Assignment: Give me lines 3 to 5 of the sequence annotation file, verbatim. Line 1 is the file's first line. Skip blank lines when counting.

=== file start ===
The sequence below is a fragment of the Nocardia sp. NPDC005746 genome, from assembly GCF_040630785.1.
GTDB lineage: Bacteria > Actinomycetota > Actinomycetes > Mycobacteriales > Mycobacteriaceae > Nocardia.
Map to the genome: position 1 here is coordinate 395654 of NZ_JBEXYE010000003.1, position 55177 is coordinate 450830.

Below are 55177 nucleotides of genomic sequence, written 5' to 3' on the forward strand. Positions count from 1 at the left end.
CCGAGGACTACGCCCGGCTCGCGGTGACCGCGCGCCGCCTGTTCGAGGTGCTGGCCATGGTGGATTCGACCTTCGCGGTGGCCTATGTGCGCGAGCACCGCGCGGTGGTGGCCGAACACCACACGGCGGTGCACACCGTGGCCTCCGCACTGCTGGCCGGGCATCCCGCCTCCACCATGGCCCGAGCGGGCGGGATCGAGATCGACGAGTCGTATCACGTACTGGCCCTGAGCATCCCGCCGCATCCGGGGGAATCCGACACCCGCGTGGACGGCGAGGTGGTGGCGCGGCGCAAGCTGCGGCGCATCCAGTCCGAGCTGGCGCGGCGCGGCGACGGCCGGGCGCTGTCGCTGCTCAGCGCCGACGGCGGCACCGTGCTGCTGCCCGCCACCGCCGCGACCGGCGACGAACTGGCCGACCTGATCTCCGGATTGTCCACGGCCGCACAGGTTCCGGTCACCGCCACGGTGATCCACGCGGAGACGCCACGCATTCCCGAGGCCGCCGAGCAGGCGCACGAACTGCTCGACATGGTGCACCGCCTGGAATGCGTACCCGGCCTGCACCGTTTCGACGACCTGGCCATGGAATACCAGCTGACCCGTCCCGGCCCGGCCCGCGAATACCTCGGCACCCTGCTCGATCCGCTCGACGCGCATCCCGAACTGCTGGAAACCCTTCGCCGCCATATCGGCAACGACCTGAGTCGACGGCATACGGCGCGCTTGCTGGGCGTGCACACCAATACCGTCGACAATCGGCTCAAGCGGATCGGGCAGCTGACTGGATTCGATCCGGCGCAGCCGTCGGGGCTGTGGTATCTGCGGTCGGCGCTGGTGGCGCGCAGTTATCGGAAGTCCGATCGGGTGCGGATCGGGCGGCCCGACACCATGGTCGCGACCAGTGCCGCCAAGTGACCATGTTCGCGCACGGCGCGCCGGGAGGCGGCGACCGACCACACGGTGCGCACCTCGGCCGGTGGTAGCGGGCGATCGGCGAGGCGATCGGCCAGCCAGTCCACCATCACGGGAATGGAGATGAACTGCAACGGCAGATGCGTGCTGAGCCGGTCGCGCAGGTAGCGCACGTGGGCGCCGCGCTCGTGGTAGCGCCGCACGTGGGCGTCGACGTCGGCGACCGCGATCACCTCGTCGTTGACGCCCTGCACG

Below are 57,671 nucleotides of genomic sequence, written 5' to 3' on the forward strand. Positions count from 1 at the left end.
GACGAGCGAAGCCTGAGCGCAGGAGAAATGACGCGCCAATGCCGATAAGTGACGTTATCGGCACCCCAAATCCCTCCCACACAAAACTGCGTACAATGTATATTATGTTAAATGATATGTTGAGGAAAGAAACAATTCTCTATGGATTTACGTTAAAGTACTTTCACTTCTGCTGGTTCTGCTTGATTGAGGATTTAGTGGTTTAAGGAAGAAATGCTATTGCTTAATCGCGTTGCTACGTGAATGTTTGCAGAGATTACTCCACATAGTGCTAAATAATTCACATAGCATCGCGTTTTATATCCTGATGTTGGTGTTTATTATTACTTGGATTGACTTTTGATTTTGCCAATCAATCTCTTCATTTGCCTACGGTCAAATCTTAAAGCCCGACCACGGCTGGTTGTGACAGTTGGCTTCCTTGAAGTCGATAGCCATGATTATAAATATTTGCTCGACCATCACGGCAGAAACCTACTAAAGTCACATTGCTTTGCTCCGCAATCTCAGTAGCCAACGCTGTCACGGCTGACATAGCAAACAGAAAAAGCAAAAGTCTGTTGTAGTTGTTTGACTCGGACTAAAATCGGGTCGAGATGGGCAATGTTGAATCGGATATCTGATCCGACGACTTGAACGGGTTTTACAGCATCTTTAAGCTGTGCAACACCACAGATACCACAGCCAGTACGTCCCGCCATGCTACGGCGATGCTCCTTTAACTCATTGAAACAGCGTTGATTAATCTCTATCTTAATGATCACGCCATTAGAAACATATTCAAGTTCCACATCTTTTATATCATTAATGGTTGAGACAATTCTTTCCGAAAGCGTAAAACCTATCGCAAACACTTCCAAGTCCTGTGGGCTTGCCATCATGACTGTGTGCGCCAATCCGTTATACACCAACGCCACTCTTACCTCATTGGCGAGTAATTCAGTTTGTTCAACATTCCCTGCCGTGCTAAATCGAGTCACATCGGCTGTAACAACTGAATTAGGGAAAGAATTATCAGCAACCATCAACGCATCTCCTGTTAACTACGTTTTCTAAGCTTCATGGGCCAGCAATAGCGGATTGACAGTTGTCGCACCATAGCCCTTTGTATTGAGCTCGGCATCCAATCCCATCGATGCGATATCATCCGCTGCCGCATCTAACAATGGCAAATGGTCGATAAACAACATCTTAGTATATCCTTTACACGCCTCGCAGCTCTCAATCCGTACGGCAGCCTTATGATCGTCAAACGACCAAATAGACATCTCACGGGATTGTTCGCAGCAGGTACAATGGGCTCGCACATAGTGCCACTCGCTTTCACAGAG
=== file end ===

Map to the genome: position 1 here is coordinate 395654 of NZ_JBEXYE010000003.1, position 55177 is coordinate 450830.

Below are 55177 nucleotides of genomic sequence, written 5' to 3' on the forward strand. Positions count from 1 at the left end.
CCGAGGACTACGCCCGGCTCGCGGTGACCGCGCGCCGCCTGTTCGAGGTGCTGGCCATGGTGGATTCGACCTTCGCGGTGGCCTATGTGCGCGAGCACCGCGCGGTGGTGGCCGAACACCACACGGCGGTGCACACCGTGGCCTCCGCACTGCTGGCCGGGCATCCCGCCTCCACCATGGCCCGAGCGGGCGGGATCGAGATCGACGAGTCGTATCACGTACTGGCCCTGAGCATCCCGCCGCATCCGGGGGAATCCGACACCCGCGTGGACGGCGAGGTGGTGGCGCGGCGCAAGCTGCGGCGCATCCAGTCCGAGCTGGCGCGGCGCGGCGACGGCCGGGCGCTGTCGCTGCTCAGCGCCGACGGCGGCACCGTGCTGCTGCCCGCCACCGCCGCGACCGGCGACGAACTGGCCGACCTGATCTCCGGATTGTCCACGGCCGCACAGGTTCCGGTCACCGCCACGGTGATCCACGCGGAGACGCCACGCATTCCCGAGGCCGCCGAGCAGGCGCACGAACTGCTCGACATGGTGCACCGCCTGGAATGCGTACCCGGCCTGCACCGTTTCGACGACCTGGCCATGGAATACCAGCTGACCCGTCCCGGCCCGGCCCGCGAATACCTCGGCACCCTGCTCGATCCGCTCGACGCGCATCCCGAACTGCTGGAAACCCTTCGCCGCCATATCGGCAACGACCTGAGTCGACGGCATACGGCGCGCTTGCTGGGCGTGCACACCAATACCGTCGACAATCGGCTCAAGCGGATCGGGCAGCTGACTGGATTCGATCCGGCGCAGCCGTCGGGGCTGTGGTATCTGCGGTCGGCGCTGGTGGCGCGCAGTTATCGGAAGTCCGATCGGGTGCGGATCGGGCGGCCCGACACCATGGTCGCGACCAGTGCCGCCAAGTGACCATGTTCGCGCACGGCGCGCCGGGAGGCGGCGACCGACCACACGGTGCGCACCTCGGCCGGTGGTAGCGGGCGATCGGCGAGGCGATCGGCCAGCCAGTCCACCATCACGGGAATGGAGATGAACTGCAACGGCAGATGCGTGCTGAGCCGGTCGCGCAGGTAGCGCACGTGGGCGCCGCGCTCGTGGTAGCGCCGCACGTGGGCGTCGACGTCGGCGACCGCGATCACCTCGTCGTTGACGCCCTGCACG